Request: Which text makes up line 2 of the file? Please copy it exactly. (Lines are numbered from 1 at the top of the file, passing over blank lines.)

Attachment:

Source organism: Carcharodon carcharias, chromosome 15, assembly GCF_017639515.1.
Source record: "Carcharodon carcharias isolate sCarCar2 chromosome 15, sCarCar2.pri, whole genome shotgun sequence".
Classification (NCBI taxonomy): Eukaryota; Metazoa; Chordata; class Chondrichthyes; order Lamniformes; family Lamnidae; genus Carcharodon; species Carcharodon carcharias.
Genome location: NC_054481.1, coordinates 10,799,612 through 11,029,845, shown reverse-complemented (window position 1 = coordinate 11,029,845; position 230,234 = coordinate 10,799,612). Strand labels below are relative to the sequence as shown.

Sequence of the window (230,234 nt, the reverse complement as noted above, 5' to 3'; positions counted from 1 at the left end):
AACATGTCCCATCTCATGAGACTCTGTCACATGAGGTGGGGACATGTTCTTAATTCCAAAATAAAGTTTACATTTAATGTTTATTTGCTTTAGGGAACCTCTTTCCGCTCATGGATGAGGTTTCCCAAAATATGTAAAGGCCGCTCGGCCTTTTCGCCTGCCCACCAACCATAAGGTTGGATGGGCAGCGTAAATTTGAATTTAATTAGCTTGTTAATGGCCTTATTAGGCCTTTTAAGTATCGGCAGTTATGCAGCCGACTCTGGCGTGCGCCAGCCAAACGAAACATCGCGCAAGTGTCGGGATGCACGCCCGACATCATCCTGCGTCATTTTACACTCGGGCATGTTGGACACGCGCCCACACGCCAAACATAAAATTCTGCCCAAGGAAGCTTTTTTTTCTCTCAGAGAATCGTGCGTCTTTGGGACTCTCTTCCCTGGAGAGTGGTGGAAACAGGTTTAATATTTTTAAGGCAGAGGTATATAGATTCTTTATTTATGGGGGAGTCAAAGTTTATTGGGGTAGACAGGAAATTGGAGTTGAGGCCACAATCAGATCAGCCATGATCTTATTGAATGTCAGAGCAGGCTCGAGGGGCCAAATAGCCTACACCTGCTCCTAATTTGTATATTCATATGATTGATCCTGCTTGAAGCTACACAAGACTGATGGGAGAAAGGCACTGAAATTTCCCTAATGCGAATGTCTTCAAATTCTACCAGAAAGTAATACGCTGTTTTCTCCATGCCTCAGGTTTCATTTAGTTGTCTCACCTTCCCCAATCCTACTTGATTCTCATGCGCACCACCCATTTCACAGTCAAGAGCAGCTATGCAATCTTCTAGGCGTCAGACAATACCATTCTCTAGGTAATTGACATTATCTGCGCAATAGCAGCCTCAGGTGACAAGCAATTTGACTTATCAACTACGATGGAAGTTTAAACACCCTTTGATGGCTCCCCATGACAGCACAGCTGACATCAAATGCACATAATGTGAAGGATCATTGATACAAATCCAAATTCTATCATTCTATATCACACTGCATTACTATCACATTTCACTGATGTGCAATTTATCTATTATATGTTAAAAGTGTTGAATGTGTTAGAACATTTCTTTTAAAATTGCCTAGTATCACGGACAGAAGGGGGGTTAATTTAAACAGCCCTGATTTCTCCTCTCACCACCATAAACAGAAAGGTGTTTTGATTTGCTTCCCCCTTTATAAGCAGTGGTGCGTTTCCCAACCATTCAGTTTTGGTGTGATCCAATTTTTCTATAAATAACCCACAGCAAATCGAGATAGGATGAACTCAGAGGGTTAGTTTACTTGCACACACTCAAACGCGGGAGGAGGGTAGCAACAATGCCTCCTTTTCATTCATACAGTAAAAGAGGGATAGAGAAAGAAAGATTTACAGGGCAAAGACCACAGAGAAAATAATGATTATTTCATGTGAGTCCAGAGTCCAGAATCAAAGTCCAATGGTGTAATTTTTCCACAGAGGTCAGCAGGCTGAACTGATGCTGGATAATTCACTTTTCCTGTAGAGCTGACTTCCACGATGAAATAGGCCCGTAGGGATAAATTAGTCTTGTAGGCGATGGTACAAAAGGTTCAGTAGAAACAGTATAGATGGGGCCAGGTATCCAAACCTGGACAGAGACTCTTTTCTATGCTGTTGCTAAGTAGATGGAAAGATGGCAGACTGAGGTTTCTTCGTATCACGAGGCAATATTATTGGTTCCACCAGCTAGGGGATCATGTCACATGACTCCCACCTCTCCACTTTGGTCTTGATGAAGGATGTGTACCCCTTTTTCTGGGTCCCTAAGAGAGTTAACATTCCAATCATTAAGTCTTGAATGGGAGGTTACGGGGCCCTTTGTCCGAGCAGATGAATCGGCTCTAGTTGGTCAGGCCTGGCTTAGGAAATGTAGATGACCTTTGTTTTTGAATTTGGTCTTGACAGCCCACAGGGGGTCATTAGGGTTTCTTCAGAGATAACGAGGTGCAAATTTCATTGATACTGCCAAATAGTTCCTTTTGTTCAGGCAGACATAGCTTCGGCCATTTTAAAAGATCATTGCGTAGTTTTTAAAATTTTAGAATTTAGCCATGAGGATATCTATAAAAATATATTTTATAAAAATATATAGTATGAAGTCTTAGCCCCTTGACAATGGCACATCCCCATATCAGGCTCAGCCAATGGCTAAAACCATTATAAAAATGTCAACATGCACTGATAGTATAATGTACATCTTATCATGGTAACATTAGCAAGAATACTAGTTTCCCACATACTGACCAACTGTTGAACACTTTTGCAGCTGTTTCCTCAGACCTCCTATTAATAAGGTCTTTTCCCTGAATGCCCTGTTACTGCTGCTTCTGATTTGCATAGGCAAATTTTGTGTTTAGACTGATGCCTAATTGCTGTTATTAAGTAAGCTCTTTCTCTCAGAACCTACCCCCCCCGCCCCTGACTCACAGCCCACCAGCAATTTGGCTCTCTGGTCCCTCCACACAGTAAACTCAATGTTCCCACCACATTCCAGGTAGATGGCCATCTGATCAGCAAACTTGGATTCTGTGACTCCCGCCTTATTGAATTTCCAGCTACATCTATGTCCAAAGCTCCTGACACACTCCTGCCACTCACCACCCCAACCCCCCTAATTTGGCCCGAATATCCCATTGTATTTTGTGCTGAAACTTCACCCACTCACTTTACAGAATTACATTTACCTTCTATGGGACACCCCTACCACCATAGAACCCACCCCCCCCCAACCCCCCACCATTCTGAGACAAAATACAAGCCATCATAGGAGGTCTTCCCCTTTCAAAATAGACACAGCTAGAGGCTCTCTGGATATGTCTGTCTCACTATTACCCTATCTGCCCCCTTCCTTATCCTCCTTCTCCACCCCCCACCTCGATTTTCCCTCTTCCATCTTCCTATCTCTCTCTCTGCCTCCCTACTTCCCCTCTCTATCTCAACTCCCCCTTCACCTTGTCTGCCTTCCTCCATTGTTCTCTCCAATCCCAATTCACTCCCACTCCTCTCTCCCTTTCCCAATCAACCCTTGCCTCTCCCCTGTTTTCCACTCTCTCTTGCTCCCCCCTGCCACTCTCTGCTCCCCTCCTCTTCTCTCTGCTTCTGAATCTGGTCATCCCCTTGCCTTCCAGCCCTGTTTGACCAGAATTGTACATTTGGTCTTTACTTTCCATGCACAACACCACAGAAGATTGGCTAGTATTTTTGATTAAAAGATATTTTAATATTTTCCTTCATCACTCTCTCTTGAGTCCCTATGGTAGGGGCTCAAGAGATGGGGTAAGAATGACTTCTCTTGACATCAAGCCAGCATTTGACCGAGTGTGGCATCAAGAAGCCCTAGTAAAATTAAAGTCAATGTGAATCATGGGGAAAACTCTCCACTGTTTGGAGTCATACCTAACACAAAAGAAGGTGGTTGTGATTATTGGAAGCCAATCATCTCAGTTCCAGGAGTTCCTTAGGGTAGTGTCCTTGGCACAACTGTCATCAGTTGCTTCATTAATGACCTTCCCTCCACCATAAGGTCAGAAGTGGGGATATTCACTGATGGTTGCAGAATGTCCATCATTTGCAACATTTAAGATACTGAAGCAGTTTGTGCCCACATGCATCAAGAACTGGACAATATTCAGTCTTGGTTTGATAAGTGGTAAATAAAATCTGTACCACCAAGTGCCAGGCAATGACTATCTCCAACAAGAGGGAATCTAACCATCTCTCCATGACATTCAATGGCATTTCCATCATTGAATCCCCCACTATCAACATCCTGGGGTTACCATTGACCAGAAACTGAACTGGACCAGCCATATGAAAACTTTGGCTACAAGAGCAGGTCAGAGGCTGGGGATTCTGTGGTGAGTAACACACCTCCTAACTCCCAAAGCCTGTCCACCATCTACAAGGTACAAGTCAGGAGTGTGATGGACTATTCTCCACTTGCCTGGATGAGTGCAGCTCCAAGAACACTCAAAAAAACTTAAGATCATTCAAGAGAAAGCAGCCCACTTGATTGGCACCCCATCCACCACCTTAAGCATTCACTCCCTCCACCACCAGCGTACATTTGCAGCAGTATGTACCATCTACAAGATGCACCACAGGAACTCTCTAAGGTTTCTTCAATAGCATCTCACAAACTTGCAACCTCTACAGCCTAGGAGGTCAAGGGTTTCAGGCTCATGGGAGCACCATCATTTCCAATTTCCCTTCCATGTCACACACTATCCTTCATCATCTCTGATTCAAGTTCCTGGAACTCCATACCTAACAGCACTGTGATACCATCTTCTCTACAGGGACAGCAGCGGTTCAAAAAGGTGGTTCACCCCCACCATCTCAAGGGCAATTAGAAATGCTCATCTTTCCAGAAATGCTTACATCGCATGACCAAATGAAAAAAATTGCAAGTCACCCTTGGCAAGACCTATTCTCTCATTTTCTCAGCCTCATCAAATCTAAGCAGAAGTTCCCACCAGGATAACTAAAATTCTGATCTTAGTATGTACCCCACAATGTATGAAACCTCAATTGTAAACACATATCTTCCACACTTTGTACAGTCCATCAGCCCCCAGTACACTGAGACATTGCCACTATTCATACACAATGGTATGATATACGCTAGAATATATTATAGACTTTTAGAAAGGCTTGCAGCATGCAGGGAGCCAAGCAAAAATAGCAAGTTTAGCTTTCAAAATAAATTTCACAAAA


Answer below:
Source record: "Carcharodon carcharias isolate sCarCar2 chromosome 15, sCarCar2.pri, whole genome shotgun sequence".